In 1908, a rally in London’s Hyde Park attracted more than 300,000 protesters all determined to achieve their goal of votes for women.
Dressed in white to symbolise purity with coloured sashes of purple to reflect loyalty to the cause and golden yellow to symbolise hope, the Women’s Sunday protest is thought to be the largest demonstration to have ever been held in London at the time.
More than 100 years later, former Australia Post CEO Christine Holgate wore white to front a Senate inquiry partly investigating her departure from the business.
She resigned in November last year after a Senate estimates hearing revealed she had used Australia Post money to buy four Cartier watches worth $20,000 as gifts for executives after securing the Bank@Post deal.
Holgate maintains that she did no wrong by gifting the watches and was unfairly forced out of her role by Prime Minister Scott Morrison and chairman Lucio Di Bartolomeo.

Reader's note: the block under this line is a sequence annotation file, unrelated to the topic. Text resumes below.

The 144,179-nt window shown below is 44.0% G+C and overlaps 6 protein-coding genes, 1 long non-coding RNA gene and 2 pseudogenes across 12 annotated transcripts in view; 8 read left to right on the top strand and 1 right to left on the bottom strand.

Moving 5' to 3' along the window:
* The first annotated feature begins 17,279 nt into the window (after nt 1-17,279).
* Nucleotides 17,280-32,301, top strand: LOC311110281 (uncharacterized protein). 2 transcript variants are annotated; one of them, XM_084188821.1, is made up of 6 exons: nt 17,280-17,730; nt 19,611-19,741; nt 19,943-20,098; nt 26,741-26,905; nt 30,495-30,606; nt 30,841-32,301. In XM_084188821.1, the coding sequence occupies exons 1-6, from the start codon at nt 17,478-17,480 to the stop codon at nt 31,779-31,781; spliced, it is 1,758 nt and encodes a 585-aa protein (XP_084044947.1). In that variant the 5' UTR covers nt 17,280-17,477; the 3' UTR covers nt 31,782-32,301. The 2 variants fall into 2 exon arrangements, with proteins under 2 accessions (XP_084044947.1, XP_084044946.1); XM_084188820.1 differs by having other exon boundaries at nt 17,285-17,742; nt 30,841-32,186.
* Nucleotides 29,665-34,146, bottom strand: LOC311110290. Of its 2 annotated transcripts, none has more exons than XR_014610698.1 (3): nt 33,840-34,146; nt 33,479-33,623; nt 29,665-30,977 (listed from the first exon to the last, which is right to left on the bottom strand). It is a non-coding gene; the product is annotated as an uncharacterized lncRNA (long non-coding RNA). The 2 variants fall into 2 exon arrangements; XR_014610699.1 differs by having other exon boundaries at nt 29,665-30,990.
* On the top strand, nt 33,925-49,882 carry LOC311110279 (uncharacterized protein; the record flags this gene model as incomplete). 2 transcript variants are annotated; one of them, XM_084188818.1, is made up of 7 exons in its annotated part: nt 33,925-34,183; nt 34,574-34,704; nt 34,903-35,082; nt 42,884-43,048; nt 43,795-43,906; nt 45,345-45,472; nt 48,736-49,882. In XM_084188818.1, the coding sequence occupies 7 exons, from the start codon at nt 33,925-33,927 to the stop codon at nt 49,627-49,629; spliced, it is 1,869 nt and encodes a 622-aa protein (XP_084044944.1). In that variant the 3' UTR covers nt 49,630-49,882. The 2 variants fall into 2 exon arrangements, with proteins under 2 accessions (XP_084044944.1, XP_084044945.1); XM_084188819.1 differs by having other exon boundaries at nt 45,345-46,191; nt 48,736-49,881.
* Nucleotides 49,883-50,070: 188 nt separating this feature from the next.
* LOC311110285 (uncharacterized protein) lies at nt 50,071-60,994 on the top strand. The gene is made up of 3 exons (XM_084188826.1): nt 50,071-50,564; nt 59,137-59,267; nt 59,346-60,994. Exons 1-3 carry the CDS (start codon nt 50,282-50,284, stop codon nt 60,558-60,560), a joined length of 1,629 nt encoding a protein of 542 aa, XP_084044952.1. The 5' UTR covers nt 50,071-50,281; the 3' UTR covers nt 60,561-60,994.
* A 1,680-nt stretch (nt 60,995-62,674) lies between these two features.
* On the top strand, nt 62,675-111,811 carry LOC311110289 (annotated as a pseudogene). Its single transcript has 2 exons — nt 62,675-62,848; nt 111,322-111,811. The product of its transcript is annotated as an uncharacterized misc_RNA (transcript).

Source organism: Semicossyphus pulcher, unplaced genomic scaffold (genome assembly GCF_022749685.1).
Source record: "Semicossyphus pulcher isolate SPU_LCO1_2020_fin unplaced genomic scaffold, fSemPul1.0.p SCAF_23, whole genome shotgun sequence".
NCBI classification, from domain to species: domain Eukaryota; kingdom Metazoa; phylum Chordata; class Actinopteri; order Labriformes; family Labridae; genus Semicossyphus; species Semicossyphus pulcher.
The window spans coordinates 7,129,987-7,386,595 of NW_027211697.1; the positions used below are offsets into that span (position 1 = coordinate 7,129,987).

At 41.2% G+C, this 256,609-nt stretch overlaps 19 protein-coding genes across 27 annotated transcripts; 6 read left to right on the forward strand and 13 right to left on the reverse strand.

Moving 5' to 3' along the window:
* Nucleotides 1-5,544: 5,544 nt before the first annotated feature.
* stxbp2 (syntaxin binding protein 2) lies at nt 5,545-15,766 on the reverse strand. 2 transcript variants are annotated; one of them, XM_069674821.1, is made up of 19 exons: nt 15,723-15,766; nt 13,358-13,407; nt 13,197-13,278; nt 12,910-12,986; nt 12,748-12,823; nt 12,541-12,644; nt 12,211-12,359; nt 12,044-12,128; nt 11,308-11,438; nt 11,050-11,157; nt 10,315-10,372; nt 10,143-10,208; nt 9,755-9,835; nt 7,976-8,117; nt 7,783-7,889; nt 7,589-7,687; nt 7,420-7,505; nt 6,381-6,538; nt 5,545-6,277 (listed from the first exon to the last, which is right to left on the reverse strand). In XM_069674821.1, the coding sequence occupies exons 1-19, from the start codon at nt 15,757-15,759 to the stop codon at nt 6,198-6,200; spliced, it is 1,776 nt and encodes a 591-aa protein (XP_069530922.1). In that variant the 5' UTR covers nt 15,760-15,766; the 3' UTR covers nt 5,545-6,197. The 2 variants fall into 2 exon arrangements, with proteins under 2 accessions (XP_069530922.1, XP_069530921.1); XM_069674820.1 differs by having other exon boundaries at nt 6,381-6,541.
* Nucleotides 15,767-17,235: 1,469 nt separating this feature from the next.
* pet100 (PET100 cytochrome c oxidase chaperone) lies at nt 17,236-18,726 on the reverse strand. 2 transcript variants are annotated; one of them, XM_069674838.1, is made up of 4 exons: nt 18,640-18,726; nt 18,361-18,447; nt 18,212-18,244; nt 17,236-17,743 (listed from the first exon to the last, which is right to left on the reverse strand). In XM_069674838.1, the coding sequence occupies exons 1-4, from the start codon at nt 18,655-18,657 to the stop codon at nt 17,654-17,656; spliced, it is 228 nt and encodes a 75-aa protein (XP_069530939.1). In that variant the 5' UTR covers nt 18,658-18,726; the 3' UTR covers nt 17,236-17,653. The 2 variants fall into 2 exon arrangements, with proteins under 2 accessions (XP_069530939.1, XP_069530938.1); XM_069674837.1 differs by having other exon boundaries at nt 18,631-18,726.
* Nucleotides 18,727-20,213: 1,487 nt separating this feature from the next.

The Bank@Post agreement, which allows customers to do their banking at their post offices, was considered to have significantly helped regional licensed post offices.
What’s the significance of white?
Holgate’s decision to wear white on Tuesday was a calculated move. A campaign organised by Licensed Post Offices Group has been encouraging Holgate’s supporters to wear white as part of the #WearWhite2Unite movement, to support an end to workplace bullying and encourage people not to look away when they see it.
The colour white draws on the history of the suffragists, who used the colour as an accessible way for anyone from any background to join the cause of supporting women.
Licensed post offices make up around two-thirds of Australia’s postal outlet network and are run as franchises. The Licensed Post Office Group (LPOG), which represents franchise owners, has been vocal in its support of Holgate.
The executive director of LPOG, Angela Cramp, told Today that the group does not accept Holgate’s treatment and they believe she was bullied out of her job.